I do not mean that he cannot reform, but that he must always be weak, and must always carry with him a sense of degradation and shame.”
Timothy Titcomb

Needless to say this is a strong warning to avoid licentiousness (unrestrained morality). Now this piece was written in 1884, and if opportunity for immorality was in ten thousand hiding places then, it must be in ten million today. I differ in my conclusion to him in that I believe there is hope and that the blood of Jesus will wash away all our sin. But, that being said, the strong exhortations the Bible gives us to guard our hearts and seek Him when we are young, may well refer to the stains that run so deep one may never find the level of virtue that the person who has avoided such things enjoys.

Photo by Piotr Kowalik

Saturday, May 03, 2008

“Surveying the American pulpit, I find it occupied by men who can legitimately be divided into two great classes, and these, for the present purpose, I will call the poetical and the unpoetical. I am not sure that these designations are sufficiently suggestive, but I will tell him what I mean by them. The class which I denominate poetical is composed of men who possess imagination, strong and tender sympathies, profound insight into human character and motives, and power to attract to themselves the affections of those around them. These men possess also what we term individuality, in an unusual degree – a quality which carries with it the power to transmute truth into life – to resolve system into character—to appropriate, digest, and assimilate all spiritual food whatsoever, so that when they preach they do not preach as the mouthpieces of a school, or a sect, or a system, but as revelators and promulgators of a life. These are the preachers who touch men, because they preach out of their own life and experience. These are the men who speak from the heart and reach the heart – the men who possess what, for lack of a better name; we call magnetism.
The unpoetical class may roughly be defined by the statement that they are the opposites of the poetical. They have no imagination; they are not men of strong and tender sympathies; they do not possess fine insight (Though some of them possess a degree of cunning which is mistaken for it); they have not the power to attract to themselves the affections of those around them; they do not possess true individuality (although they may have peculiarities or idiosyncrasies which pass for it); and, in their utterances, they are little more than the mouthpieces of the systems and schools to which they are attached.”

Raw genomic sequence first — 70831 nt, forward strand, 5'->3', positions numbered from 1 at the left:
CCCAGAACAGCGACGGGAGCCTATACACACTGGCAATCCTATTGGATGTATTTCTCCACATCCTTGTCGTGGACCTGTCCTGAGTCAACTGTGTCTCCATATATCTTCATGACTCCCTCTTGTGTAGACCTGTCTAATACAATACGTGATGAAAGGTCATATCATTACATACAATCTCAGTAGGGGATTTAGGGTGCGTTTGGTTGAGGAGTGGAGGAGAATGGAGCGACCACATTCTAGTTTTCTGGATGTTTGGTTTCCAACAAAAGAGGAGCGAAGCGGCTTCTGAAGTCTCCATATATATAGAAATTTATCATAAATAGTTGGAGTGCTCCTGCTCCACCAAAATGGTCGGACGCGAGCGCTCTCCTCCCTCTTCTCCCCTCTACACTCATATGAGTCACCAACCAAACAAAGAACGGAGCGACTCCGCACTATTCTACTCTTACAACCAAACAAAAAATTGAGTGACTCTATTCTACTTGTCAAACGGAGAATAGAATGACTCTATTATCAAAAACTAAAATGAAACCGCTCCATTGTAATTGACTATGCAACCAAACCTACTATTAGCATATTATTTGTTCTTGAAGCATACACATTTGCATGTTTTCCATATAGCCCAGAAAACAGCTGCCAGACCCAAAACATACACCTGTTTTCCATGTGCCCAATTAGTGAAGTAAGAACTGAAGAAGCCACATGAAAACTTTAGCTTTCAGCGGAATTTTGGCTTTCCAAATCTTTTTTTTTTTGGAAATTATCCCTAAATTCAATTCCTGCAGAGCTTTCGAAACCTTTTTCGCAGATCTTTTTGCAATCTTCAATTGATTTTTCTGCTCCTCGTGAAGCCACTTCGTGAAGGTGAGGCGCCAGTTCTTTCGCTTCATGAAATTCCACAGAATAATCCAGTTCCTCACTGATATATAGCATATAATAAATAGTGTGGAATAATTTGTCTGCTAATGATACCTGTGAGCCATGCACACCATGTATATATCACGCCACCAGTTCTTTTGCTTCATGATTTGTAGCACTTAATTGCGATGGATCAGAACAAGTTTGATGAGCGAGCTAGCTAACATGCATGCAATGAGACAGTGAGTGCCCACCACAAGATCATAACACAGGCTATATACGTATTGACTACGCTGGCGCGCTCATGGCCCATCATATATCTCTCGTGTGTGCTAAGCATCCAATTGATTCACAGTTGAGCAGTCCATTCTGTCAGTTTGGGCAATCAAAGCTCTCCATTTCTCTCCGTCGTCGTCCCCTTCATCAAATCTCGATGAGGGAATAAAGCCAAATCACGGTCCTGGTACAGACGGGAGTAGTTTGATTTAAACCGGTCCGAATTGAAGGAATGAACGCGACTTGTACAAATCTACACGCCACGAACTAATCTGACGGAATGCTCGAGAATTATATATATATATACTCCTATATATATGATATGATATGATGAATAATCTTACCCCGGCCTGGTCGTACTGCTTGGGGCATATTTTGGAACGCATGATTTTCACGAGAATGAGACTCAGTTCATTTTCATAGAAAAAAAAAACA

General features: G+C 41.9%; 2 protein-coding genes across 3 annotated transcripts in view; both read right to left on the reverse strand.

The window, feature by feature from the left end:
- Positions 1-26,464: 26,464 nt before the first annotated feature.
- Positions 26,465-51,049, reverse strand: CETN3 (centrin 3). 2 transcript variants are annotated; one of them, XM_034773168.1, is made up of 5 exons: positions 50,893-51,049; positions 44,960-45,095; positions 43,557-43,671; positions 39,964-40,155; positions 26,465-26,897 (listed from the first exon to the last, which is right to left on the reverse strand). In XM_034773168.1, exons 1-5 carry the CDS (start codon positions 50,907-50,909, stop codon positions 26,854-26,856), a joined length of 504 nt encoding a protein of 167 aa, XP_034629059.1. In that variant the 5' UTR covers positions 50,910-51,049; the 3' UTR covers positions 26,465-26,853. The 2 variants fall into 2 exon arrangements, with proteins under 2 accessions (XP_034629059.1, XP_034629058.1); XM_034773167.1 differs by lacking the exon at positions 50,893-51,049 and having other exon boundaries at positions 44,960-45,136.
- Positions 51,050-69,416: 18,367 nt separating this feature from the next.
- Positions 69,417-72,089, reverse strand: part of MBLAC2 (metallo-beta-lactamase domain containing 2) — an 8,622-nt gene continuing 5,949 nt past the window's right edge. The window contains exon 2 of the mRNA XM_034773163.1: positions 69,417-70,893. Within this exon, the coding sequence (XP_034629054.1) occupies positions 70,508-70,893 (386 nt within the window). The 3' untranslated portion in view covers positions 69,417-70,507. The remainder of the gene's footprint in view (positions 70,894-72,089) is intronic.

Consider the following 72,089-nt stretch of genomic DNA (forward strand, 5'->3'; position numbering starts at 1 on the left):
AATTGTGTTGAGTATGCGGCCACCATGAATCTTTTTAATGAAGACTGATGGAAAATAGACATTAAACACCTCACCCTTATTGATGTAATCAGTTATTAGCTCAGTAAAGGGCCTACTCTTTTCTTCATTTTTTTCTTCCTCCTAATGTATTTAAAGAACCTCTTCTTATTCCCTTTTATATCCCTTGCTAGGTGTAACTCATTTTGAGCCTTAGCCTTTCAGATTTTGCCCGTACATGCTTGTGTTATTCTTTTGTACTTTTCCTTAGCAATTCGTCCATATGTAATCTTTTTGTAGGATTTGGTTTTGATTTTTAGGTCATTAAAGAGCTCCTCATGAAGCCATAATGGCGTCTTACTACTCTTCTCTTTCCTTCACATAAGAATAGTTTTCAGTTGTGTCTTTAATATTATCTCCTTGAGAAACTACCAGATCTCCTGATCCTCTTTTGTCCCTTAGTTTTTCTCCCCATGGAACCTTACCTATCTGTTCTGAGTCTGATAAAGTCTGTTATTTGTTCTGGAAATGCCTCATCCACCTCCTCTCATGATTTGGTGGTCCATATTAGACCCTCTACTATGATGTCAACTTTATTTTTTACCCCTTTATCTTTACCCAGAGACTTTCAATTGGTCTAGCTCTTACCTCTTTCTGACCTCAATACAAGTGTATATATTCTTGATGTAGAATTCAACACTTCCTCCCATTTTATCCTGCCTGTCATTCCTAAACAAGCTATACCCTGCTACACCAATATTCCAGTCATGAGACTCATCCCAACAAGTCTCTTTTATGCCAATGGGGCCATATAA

Timothy Titcomb 1884 One of my favorite authors. Photo by Bianca Van Der Werf - "Brainiac".

I was reading in Philippians 4;10-20 this morning and touched by Paul's gratitude for the concern and gifts sent to him by the church. I think one of the most enduring deeds we can do is help someone when they are in their true hour of need. I suspect on their death bed they will still recall the acts of kindness they have received. As I was interpreting this passage through the lens of gifts and callings I see through, hopefully without being heretical, this is one application.

The little girl pictured simply says in Paul's words; "I rejoice greatly in the Lord that at last you have renewed your concern for me. It was good of you to share in my troubles; when some have set out to help, not one church shared with them to help me, except you. I am amply supplied now that I have received the gifts you sent. They are a fragrant offering, an acceptable sacrifice, pleasing to God. And my God will meet all your needs according to his glorious riches in Christ Jesus. To our God and Father be glory for ever and ever. Amen."

Photo by Kieth Fenstermaker